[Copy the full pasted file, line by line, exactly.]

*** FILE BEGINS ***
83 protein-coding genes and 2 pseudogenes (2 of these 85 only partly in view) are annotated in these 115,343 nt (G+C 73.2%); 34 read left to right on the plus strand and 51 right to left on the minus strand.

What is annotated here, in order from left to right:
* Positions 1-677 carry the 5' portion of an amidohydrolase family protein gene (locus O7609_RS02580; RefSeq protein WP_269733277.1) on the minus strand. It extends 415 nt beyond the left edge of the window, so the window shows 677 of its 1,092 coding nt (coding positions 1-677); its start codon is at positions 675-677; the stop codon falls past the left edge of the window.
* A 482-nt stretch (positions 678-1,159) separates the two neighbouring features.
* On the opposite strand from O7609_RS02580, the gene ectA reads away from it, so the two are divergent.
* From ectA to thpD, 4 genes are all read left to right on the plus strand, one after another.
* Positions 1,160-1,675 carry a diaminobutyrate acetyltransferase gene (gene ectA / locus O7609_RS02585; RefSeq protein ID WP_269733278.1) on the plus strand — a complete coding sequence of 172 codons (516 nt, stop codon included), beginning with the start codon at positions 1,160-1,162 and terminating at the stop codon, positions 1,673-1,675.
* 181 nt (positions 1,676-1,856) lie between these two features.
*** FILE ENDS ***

83 protein-coding genes and 2 pseudogenes (2 of these 85 only partly in view) are annotated in these 115,343 nt (G+C 73.2%); 34 read left to right on the plus strand and 51 right to left on the minus strand.

What is annotated here, in order from left to right:
* Positions 1-677 carry the 5' portion of an amidohydrolase family protein gene (locus O7609_RS02580; RefSeq protein WP_269733277.1) on the minus strand. It extends 415 nt beyond the left edge of the window, so the window shows 677 of its 1,092 coding nt (coding positions 1-677); its start codon is at positions 675-677; the stop codon falls past the left edge of the window.
* A 482-nt stretch (positions 678-1,159) separates the two neighbouring features.
* On the opposite strand from O7609_RS02580, the gene ectA reads away from it, so the two are divergent.
* From ectA to thpD, 4 genes are all read left to right on the plus strand, one after another.
* Positions 1,160-1,675 carry a diaminobutyrate acetyltransferase gene (gene ectA / locus O7609_RS02585; RefSeq protein ID WP_269733278.1) on the plus strand — a complete coding sequence of 172 codons (516 nt, stop codon included), beginning with the start codon at positions 1,160-1,162 and terminating at the stop codon, positions 1,673-1,675.
* 181 nt (positions 1,676-1,856) lie between these two features.